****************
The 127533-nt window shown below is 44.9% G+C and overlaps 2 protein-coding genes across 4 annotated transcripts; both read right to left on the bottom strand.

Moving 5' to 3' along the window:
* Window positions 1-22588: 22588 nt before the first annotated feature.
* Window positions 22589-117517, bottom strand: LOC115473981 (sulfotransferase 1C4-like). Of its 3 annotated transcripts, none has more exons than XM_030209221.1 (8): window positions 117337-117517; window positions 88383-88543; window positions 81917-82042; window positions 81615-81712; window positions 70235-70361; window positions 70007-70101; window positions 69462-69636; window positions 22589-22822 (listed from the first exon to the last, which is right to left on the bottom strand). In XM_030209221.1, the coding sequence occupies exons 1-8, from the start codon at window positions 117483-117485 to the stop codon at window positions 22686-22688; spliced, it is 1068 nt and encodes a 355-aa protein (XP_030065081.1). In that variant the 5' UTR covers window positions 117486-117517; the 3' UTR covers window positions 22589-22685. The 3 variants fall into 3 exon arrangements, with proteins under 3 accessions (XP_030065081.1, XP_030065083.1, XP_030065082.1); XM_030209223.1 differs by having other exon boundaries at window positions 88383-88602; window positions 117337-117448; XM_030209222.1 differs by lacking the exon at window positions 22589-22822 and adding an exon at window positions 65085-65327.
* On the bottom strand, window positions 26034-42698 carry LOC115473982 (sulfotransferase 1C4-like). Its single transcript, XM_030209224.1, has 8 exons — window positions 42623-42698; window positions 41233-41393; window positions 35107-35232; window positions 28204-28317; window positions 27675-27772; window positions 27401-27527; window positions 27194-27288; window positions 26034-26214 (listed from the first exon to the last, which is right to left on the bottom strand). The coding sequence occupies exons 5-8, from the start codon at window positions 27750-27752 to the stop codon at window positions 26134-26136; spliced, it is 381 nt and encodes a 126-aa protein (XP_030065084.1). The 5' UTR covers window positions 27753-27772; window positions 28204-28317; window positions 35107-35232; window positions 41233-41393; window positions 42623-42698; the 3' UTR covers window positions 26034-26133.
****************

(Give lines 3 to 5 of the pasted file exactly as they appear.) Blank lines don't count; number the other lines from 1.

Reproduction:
* Window positions 1-22588: 22588 nt before the first annotated feature.
* Window positions 22589-117517, bottom strand: LOC115473981 (sulfotransferase 1C4-like). Of its 3 annotated transcripts, none has more exons than XM_030209221.1 (8): window positions 117337-117517; window positions 88383-88543; window positions 81917-82042; window positions 81615-81712; window positions 70235-70361; window positions 70007-70101; window positions 69462-69636; window positions 22589-22822 (listed from the first exon to the last, which is right to left on the bottom strand). In XM_030209221.1, the coding sequence occupies exons 1-8, from the start codon at window positions 117483-117485 to the stop codon at window positions 22686-22688; spliced, it is 1068 nt and encodes a 355-aa protein (XP_030065081.1). In that variant the 5' UTR covers window positions 117486-117517; the 3' UTR covers window positions 22589-22685. The 3 variants fall into 3 exon arrangements, with proteins under 3 accessions (XP_030065081.1, XP_030065083.1, XP_030065082.1); XM_030209223.1 differs by having other exon boundaries at window positions 88383-88602; window positions 117337-117448; XM_030209222.1 differs by lacking the exon at window positions 22589-22822 and adding an exon at window positions 65085-65327.
* On the bottom strand, window positions 26034-42698 carry LOC115473982 (sulfotransferase 1C4-like). Its single transcript, XM_030209224.1, has 8 exons — window positions 42623-42698; window positions 41233-41393; window positions 35107-35232; window positions 28204-28317; window positions 27675-27772; window positions 27401-27527; window positions 27194-27288; window positions 26034-26214 (listed from the first exon to the last, which is right to left on the bottom strand). The coding sequence occupies exons 5-8, from the start codon at window positions 27750-27752 to the stop codon at window positions 26134-26136; spliced, it is 381 nt and encodes a 126-aa protein (XP_030065084.1). The 5' UTR covers window positions 27753-27772; window positions 28204-28317; window positions 35107-35232; window positions 41233-41393; window positions 42623-42698; the 3' UTR covers window positions 26034-26133.